by Diana Brooks, MG Class of 2013
I know that many of you Master Gardeners compost in various ways. Yard waste, for sure. Many of you probably already have worm bins. But for those of you who have not tried vermicomposting yet and might like to know more, this article is for you.
I won’t preach. You already know the benefits of composting food: keeps the methane-producing decomposing food out of the landfill; produces black-gold for your garden; saves you money; and you get to have a clear conscience when you find spoiled food in the fridge: it gets re-purposed as worm food.
Right now is a good time to experiment with your first worm bin! It’s super-easy. All you need is get started is 1) a container with a tight-fitting lid; 2) some worms; 3) some shredded newspaper or sawdust for bedding. Easy 10-step directions follow:
Composting is nature at its most efficient: organic waste decays, disintegrates, decomposes, providing food for beneficial microorganisms and insects, eventually releasing nutrients into the soil from whence it all came, allowing the process of growth to continue in a never-ending cycle of life. We gardeners can help the cycle along with careful management of the composting process – and one of the easiest ways is to compost food scraps from your kitchen.
In this primer, we’ll give you an overview of three common, no-brainer methods of kitchen scrap composting: the Worm Bin, the Digester, and The Hole in the Ground.
Now that we’ve got a little background on why green manures work, what do we do with them?
The Stewardship Gardening team at WSU Extension gives us the how-to.
How Do I Work With Green Manures?
Choose the best plants for the time of year and the situation. Growing a mixture of green manures, for example a grass and a legume, is a good idea. Sow or transplant green manures into a prepared garden soil. Green manures may be planted prior to harvest of many late season crops by undersowing. Lightly cultivate the soil under or between maturing crops and sow the green manure seeds. By the time the crop is out of the way a few weeks later, the green manure will be germinated and growing. Green manures may also be planted between rows of raspberry plants in the fall, providing irrigation is available.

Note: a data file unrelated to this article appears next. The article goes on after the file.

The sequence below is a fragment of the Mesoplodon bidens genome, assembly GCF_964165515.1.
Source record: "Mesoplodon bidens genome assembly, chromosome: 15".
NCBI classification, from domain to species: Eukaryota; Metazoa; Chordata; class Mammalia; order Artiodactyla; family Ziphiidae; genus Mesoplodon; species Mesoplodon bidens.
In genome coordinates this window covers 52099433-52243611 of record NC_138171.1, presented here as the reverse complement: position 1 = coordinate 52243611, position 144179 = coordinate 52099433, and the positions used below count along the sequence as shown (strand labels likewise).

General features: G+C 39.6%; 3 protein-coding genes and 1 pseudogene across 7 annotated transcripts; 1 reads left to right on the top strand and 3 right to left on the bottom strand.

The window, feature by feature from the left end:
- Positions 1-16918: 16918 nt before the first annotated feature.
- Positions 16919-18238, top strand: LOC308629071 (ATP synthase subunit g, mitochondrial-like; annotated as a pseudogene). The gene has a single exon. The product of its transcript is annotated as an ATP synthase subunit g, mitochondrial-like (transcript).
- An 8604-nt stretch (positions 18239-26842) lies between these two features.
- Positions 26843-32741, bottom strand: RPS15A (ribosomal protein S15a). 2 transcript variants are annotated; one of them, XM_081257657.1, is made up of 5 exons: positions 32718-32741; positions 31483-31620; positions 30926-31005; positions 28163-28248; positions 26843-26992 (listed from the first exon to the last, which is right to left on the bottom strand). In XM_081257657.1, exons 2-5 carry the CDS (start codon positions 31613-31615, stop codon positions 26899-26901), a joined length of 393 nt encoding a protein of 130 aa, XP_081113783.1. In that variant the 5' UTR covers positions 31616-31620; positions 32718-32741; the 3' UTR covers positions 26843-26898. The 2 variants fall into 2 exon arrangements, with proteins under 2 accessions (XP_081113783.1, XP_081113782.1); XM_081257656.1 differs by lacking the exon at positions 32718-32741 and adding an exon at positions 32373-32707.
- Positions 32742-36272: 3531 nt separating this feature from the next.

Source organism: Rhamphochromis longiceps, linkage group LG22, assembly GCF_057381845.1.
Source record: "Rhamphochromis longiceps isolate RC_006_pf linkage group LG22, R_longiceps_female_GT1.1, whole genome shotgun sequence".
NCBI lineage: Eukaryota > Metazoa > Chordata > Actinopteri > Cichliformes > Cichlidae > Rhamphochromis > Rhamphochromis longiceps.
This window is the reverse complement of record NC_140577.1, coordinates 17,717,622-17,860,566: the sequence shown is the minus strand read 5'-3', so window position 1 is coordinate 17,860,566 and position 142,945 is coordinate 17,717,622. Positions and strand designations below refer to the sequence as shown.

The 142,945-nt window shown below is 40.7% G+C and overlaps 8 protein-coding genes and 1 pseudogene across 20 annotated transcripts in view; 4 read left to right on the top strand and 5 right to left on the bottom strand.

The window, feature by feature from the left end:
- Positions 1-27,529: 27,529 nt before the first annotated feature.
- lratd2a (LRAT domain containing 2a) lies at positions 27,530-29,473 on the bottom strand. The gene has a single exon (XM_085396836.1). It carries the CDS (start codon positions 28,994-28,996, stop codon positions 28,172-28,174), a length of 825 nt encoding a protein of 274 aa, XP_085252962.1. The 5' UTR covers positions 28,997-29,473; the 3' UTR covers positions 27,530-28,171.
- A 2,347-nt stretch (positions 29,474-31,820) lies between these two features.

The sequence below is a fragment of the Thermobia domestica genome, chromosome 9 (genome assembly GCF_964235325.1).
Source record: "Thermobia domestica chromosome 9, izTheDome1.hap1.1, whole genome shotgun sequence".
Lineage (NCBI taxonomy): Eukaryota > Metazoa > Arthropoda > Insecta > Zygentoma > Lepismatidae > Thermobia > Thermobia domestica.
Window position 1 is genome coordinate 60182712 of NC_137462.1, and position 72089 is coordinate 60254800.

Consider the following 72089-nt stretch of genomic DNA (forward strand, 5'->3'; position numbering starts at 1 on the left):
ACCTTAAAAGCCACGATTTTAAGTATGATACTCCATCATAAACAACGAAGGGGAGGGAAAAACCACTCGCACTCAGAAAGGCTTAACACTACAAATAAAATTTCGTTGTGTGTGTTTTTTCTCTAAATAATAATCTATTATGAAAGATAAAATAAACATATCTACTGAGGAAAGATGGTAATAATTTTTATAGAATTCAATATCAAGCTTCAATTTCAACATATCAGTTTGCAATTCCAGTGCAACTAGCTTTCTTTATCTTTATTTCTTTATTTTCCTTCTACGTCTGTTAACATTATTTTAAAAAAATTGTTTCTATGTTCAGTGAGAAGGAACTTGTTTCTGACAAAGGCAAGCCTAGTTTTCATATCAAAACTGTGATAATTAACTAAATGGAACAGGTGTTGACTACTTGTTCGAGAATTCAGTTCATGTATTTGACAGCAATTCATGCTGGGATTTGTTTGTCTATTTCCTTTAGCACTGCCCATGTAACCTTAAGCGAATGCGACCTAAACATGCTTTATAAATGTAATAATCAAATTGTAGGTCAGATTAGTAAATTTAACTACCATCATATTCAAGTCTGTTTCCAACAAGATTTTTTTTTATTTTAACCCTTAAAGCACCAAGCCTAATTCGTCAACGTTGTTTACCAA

In late summer and early fall — as harvest time celebrates the fruits of our labors — we begin looking ahead to next year, and planting green manures now can help improve your soil in preparation for next spring. In Part 1, the team at WSU Extension – Stewardship Gardening
gives us the rundown on green manures and how they work.
Successful gardening depends upon soil quality. Organic matter is a vital part of soil quality. Organic matter makes soil easier to work, improves water and nutrient retention for easy absorption by plants, improves soil aeration, and helps the soil warm up earlier in the spring. Since soil organisms constantly break down organic matter, gardeners need to build and regularly replenish their soil organic matter. Green manure crops are high in nutrients and are an important and inexpensive way to produce organic matter for the garden. Instead of buying and bringing home bags or truckloads of compost or manure, bring home some seeds to plant a green manure crop.
What Are Green Manures?